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4G vs 5G private networks

Nokia podcast explains advantages and disadvantages of 4G/LTE vs 5G for enterprises deciding on the best time and technology to deploy private wireless for Industry 4.0.

Stephane Daeuble

Stephane Daeuble
Head of Marketing for Nokia’s Enterprise Solutions division

So you’ve decided to pursue your Industry 4.0 ambitions using a private wireless solution. Should you use 4.9G/LTE or jump right away to 5G? What is the difference between them? Stephane Daeuble, Head of Marketing for Nokia’s Enterprise Solutions Division, addresses the history of these technologies, where they stand today and how to choose the best wireless connectivity to realize your Industry 4.0 goals.

Key points:

  • The history of 3GPP cellular mobile technologies from GSM to 5G
  • The difference between public and private 5G
  • Why private wireless will better meet the needs of some enterprises
  • What is 4.9G/LTE and why it is in most cases a better choice than waiting for 5G?

Podcast at a glance

4G/LTE and 5G wireless networks are part of decades-long evolution of 3GPP mobile cellular radio standards, which began in the early nineties with GSM mobile telephone technology and has evolved to today’s 4G/LTE. 4G/LTE technology has been in use for over a decade in public, wide area cellular mobile networks. With the development of 5G, 3GPP is focusing on the needs of industrial users with much lower latencies (time-sensitive networking), support for massive IoT sensor networks and network slicing.

Is there a difference between private 5G and slices of public 5G networks? Enterprises do have need for wide area slices, which are already being used for public safety networks over 4.9G/LTE networks. 5G slicing will be more flexible, able to support users on demand with dynamic allocation of network resources as required.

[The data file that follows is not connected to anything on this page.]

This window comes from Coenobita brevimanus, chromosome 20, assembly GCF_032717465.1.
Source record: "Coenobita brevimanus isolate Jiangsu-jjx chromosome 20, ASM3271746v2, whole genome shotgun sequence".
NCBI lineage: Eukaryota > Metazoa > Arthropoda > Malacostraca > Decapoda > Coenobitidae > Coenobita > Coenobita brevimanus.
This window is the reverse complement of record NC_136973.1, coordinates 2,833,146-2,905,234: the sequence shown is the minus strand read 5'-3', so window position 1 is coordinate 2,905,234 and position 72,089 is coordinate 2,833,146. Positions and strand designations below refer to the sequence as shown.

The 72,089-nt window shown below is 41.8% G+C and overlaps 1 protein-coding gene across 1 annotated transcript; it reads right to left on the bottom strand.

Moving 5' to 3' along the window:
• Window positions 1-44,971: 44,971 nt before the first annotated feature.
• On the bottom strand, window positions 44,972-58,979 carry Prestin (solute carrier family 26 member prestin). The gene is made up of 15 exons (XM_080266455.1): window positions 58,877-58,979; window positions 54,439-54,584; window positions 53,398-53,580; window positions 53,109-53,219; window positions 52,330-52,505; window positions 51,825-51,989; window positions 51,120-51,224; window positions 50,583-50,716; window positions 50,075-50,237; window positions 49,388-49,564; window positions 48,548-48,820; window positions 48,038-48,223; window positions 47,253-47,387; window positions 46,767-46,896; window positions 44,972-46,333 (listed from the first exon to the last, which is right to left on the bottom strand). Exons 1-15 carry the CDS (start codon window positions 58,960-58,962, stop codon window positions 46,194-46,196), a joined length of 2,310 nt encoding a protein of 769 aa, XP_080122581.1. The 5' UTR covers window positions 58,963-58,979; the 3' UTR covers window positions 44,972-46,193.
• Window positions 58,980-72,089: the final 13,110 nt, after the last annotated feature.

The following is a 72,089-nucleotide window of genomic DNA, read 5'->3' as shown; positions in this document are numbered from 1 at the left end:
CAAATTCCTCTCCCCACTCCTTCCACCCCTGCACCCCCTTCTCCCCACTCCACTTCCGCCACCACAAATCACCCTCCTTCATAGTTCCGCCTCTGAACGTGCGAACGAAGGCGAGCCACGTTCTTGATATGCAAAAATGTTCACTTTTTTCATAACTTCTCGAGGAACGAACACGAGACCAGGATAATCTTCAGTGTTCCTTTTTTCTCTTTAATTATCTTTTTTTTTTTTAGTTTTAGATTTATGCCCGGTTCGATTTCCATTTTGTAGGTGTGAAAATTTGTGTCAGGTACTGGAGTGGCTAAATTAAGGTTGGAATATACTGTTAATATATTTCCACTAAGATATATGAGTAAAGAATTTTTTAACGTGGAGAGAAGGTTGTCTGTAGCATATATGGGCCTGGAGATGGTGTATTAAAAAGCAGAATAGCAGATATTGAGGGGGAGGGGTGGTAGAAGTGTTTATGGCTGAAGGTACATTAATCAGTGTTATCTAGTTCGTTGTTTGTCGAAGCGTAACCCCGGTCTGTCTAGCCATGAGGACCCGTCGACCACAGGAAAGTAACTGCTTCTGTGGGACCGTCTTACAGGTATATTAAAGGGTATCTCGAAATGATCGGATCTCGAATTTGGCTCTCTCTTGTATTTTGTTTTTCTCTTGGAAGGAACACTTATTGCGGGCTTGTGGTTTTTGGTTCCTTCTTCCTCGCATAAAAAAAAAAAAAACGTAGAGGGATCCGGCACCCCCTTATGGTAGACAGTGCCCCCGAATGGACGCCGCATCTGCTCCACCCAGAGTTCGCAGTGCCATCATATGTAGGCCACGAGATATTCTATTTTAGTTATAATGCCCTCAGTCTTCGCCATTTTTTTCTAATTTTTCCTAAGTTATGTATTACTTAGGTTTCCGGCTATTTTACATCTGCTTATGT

For many industrial settings, however, public mobile networks will not be able to provide the coverage needed. Enterprises will require some local small cells that aren’t well served by public networks. Many industrial users also want data to remain on premises, and will also require higher reliability and availability than they can get with public networks. They will also require redundancy for highly critical OT connectivity and latencies that are only possible with private networks, where core and edge processing is physically present to the application for minimal travel time.

4.9G or LTE Advanced is the current standard from 3GPP and already contains many of the features of 5G. It can provide connectivity for networks of low-powered IoT sensors. It can be engineered for limited slicing, lower latencies and higher bandwidths. It is designed for a seamless evolution to 5G.

Early versions of 5G, which are available today, are waiting for Releases 17–18 (due in 2022–23) for the full set of features most important to industrial use cases. In a few countries, the radio spectrum for private wireless is only available for 5G. But spectrum for 4.9G/LTE is available in the majority of countries for private wireless use by enterprises. For those markets where 5G is the only option, they will struggle to obtain the 5G-capable devices. The chipsets needed for the development of new fully 5G devices will take another couple of years to roll out, meaning that full 5G implementations will not happen before 2024 as the device ecosystem matures.

In the meantime, therefore, 4.9G/LTE is the best bet for most enterprises. It will cover most use cases today. It is capable, ready to migrate to 5G, and has a good ecosystem of devices. Enterprises thinking about implementing Industry 4.0 shouldn’t wait for the arrival of 5G if 4.9G/LTE private spectrum is available in their country. 4.9G/LTE is good place to start learning about what these cellular radio technologies can do for your business and they operate in tandem with 5G for many years to come.

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